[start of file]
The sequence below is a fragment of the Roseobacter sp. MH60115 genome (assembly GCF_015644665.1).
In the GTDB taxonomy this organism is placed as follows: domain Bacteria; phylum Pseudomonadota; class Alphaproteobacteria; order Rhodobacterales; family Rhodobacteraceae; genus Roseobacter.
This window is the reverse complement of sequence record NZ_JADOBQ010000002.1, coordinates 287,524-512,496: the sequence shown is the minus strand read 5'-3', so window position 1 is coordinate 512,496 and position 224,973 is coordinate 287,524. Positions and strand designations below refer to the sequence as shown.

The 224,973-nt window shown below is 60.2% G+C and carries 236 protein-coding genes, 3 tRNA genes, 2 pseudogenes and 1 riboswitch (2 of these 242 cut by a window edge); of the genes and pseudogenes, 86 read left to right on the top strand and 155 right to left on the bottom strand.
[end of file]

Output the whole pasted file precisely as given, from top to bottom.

The sequence below is a fragment of the Roseobacter sp. MH60115 genome (assembly GCF_015644665.1).
In the GTDB taxonomy this organism is placed as follows: domain Bacteria; phylum Pseudomonadota; class Alphaproteobacteria; order Rhodobacterales; family Rhodobacteraceae; genus Roseobacter.
This window is the reverse complement of sequence record NZ_JADOBQ010000002.1, coordinates 287,524-512,496: the sequence shown is the minus strand read 5'-3', so window position 1 is coordinate 512,496 and position 224,973 is coordinate 287,524. Positions and strand designations below refer to the sequence as shown.

The 224,973-nt window shown below is 60.2% G+C and carries 236 protein-coding genes, 3 tRNA genes, 2 pseudogenes and 1 riboswitch (2 of these 242 cut by a window edge); of the genes and pseudogenes, 86 read left to right on the top strand and 155 right to left on the bottom strand.